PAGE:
Researchers from the MD Anderson Cancer Center have identified PARP1 and several other proteins as potential drug targets in small cell lung cancer using reverse-phase protein arrays to compare proteins in small cell and non-small cell lung cancer cell lines.
The group reported its results in the journal Cancer Discovery this month. While the researchers identified several potentially actionable targets, they chose PARP1 as the first to investigate further because several PARP inhibitors are already in development for other cancers. Testing two PARP inhibitors in cell lines and patient samples, the group found they could slow the growth of SCLC cells.
Lauren Byers, the study's first author and an assistant professor of oncology at MD Anderson, told ProteoMonitor in an email that she and her teammate John Heymach are now developing two clinical trials to look at the action of PARP inhibitors against small cell lung cancer.
"Although the findings from our study need further investigation in animal models and clinical trials, we are very excited about the possibility of PARP inhibitors for the treatment of SCLC," she wrote.
According to Byers, the team expects to open the first of these trials "soon" in collaboration with Memorial Sloan Kettering Cancer Center oncologist Catherine Pietanza as principal investigator, supported by the National Institutes of Health's Cancer Therapy Evaluation Program. The trial will be a study of chemotherapy with or without the PARP inhibitor ABT-888, she said.
In the group's proteomics discovery study, Byers and Heymach's team profiled approximately 34 SCLC lines and 74 NSCLC lines.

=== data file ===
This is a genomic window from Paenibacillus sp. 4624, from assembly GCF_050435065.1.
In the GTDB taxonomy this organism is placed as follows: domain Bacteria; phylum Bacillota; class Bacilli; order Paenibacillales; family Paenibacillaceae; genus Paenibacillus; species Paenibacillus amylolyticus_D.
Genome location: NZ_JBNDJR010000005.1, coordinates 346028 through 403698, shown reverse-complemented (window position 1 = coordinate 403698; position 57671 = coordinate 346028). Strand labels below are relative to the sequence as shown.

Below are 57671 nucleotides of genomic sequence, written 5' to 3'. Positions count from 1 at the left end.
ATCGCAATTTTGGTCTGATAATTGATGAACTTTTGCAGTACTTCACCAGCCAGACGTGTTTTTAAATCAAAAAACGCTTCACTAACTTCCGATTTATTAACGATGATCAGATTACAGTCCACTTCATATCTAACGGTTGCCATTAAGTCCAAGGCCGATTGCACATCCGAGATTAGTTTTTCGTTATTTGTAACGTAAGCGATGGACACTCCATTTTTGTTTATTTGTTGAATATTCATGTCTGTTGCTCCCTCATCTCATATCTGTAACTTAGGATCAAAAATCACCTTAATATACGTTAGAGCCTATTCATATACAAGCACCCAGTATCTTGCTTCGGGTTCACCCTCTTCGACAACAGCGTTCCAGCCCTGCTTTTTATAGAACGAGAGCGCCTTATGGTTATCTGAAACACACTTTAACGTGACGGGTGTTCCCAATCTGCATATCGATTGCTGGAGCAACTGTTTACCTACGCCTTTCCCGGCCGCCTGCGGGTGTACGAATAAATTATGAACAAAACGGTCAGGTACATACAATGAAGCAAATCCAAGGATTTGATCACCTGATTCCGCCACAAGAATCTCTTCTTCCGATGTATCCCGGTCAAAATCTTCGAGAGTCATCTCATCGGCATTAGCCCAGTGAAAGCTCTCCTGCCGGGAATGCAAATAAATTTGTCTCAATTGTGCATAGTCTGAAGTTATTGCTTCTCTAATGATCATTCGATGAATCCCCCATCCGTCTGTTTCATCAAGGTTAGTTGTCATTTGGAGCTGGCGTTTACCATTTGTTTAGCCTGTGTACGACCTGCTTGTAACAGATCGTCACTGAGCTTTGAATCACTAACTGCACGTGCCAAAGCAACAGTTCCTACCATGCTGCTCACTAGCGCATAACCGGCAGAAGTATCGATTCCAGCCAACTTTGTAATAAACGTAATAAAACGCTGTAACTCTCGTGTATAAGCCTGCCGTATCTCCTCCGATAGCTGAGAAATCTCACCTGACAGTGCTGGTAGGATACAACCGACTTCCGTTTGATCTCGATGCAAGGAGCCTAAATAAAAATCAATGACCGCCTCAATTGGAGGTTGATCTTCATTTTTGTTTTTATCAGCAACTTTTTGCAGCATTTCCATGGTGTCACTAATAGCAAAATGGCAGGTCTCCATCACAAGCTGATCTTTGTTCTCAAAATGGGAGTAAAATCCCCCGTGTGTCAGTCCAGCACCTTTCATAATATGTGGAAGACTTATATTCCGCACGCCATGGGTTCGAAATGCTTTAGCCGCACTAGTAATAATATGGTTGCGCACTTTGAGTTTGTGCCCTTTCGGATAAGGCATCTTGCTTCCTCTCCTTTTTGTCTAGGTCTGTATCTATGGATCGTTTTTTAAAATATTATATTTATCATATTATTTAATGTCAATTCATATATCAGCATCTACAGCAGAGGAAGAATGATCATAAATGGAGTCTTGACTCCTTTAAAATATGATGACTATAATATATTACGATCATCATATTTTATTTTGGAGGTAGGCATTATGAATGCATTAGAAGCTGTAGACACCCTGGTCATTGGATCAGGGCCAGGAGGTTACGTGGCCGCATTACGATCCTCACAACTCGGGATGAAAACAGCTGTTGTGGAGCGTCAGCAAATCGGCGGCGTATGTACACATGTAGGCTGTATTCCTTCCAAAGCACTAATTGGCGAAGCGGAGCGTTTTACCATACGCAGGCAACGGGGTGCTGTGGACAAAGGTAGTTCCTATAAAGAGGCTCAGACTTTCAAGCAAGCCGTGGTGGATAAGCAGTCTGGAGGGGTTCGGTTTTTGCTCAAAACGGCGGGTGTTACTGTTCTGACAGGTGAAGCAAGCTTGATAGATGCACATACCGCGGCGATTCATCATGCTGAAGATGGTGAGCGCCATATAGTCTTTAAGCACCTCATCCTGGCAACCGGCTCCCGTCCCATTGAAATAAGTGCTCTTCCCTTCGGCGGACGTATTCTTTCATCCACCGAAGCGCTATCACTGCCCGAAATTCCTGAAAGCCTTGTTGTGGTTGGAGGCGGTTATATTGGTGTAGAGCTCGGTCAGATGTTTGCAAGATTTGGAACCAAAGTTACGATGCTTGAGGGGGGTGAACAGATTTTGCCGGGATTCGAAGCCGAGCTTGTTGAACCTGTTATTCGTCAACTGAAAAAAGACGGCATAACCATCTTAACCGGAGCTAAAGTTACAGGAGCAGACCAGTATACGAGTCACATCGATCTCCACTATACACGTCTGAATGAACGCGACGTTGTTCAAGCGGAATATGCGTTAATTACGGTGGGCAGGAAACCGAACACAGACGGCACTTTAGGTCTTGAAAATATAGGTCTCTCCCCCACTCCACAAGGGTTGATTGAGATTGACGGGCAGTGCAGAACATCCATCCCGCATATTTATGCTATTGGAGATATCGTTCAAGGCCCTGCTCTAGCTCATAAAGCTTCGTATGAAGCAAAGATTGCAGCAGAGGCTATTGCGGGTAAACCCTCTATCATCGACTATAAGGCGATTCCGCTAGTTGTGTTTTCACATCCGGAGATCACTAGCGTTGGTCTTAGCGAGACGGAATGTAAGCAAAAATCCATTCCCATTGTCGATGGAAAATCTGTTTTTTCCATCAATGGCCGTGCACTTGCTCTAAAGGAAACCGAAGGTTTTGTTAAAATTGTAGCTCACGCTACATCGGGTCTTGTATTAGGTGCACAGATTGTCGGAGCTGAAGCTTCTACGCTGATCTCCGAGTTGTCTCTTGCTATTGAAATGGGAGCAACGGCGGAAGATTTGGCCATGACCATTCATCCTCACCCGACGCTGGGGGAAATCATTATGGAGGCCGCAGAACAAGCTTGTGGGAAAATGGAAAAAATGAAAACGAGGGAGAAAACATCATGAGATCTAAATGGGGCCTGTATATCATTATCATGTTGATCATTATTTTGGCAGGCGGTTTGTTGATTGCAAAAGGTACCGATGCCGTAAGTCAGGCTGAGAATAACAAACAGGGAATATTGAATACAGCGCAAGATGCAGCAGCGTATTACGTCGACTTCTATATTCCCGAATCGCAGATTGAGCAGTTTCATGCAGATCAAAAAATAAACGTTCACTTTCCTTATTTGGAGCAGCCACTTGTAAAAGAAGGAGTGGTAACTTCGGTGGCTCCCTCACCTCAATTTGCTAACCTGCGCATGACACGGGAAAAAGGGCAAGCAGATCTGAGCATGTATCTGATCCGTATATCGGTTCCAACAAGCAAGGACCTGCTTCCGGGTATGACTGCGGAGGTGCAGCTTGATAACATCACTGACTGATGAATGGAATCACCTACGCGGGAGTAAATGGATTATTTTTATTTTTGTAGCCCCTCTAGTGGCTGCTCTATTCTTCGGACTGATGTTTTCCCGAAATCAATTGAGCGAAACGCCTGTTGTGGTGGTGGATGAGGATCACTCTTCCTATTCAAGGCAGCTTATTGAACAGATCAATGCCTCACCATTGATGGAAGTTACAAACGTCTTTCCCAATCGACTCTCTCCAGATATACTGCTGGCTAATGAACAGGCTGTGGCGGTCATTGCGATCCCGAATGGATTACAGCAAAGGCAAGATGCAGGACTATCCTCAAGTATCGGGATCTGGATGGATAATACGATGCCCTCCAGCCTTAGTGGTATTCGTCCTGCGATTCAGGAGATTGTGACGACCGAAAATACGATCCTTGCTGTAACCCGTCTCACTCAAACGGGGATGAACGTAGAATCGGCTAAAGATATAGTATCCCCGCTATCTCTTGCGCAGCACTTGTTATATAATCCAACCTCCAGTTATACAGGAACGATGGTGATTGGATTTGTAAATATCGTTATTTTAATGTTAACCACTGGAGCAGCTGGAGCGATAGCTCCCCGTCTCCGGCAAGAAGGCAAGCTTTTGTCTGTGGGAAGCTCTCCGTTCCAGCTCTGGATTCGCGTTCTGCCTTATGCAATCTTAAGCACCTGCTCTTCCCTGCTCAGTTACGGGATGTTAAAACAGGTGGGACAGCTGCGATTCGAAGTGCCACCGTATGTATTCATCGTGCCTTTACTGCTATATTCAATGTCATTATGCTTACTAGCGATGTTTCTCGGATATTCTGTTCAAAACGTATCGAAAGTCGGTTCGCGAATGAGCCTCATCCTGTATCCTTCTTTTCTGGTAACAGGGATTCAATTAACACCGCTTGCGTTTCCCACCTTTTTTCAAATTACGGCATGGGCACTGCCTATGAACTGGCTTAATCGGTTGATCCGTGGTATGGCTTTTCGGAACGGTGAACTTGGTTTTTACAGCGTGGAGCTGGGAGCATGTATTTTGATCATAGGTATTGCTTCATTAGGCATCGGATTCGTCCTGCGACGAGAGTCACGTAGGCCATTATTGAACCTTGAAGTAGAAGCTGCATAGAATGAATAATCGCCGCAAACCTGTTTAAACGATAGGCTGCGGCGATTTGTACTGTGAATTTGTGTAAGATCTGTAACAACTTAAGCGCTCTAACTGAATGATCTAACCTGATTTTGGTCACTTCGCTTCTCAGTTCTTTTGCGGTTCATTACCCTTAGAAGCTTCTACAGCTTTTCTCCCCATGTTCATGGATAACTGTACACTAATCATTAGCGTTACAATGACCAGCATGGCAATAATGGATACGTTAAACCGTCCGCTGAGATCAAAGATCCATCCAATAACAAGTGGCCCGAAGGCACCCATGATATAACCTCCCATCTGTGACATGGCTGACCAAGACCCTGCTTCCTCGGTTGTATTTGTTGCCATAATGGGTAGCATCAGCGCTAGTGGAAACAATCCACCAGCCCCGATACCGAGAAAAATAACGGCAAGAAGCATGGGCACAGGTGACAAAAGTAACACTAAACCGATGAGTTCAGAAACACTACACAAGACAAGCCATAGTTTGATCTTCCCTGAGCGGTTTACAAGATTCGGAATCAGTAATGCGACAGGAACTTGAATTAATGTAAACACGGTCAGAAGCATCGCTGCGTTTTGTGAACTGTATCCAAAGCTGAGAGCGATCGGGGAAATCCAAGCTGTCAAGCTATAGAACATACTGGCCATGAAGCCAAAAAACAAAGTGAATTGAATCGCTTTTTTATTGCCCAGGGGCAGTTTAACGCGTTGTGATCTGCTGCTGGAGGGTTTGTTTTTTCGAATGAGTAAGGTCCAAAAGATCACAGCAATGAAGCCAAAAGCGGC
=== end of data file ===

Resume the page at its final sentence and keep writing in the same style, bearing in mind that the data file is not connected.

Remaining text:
The team used a reverse phase array platform built at MD Anderson by researchers in the department of systems biology that Byers said she and Heymach have adapted to the study of lung cancer by developing an extended panel of validated antibodies that are tailored to the study of the disease. "We have a robotic arrayer and staining system that lets us produce our own RPPAs in our lab," she wrote.
The RPPA technique, which uses cell lysates spotted in array formats that can then be probed with antibodies to multiple proteins of interest, was originally developed by George Mason University researchers Emanuel Petricoin and Lance Liotta, who have collaborated with MD Anderson researchers in the past on cancer marker studies using the method (PM 3/26/2010).
By comparing the non-small cell and small cell lung cancers, Byers and her colleagues hoped to identify proteins specific to small cell cancers that might be useful as drug targets.
Comparing proteins in the two sets of cell lines, the researchers discovered higher expression of several proteins in SCLC than NSCLC, including EZH2 and PARP1, and lower expression of other targets, including EGFR, and downstream targets in the PI3K/Akt/mTOR pathway and the RAS/Raf/MEK pathway.
Byers said the team's reverse-phase protein array approach has several advantages. "[It] let us look in detail at protein expression and activation levels in cancer cells," she wrote. "For example … to look directly at the levels of phosphorylated proteins and certain post-translational modifications, which, in turn, gives us clues to what signaling pathways or other cellular machinery may be more active within a certain subset of lung cancers."